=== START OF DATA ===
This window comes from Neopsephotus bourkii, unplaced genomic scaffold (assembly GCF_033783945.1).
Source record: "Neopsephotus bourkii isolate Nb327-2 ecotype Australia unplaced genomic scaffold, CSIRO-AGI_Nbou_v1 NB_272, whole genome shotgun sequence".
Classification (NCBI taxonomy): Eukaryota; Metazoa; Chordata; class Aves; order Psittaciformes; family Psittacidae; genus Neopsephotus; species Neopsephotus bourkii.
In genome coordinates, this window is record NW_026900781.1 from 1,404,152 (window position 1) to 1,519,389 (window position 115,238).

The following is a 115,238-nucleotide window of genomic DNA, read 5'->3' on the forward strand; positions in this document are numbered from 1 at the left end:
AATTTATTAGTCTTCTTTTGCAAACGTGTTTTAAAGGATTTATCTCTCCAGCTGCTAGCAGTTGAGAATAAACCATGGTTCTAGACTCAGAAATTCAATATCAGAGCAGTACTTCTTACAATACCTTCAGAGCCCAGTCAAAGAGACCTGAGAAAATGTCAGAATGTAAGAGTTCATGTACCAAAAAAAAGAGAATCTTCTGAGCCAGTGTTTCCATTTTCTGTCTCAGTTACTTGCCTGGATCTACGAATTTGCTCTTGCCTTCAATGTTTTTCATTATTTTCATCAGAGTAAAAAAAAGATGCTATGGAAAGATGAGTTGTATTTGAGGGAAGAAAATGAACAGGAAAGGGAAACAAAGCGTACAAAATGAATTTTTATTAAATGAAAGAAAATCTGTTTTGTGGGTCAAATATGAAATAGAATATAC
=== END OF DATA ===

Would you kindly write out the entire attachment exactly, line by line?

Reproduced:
This window comes from Neopsephotus bourkii, unplaced genomic scaffold (assembly GCF_033783945.1).
Source record: "Neopsephotus bourkii isolate Nb327-2 ecotype Australia unplaced genomic scaffold, CSIRO-AGI_Nbou_v1 NB_272, whole genome shotgun sequence".
Classification (NCBI taxonomy): Eukaryota; Metazoa; Chordata; class Aves; order Psittaciformes; family Psittacidae; genus Neopsephotus; species Neopsephotus bourkii.
In genome coordinates, this window is record NW_026900781.1 from 1,404,152 (window position 1) to 1,519,389 (window position 115,238).

The following is a 115,238-nucleotide window of genomic DNA, read 5'->3' on the forward strand; positions in this document are numbered from 1 at the left end:
AATTTATTAGTCTTCTTTTGCAAACGTGTTTTAAAGGATTTATCTCTCCAGCTGCTAGCAGTTGAGAATAAACCATGGTTCTAGACTCAGAAATTCAATATCAGAGCAGTACTTCTTACAATACCTTCAGAGCCCAGTCAAAGAGACCTGAGAAAATGTCAGAATGTAAGAGTTCATGTACCAAAAAAAAGAGAATCTTCTGAGCCAGTGTTTCCATTTTCTGTCTCAGTTACTTGCCTGGATCTACGAATTTGCTCTTGCCTTCAATGTTTTTCATTATTTTCATCAGAGTAAAAAAAAGATGCTATGGAAAGATGAGTTGTATTTGAGGGAAGAAAATGAACAGGAAAGGGAAACAAAGCGTACAAAATGAATTTTTATTAAATGAAAGAAAATCTGTTTTGTGGGTCAAATATGAAATAGAATATAC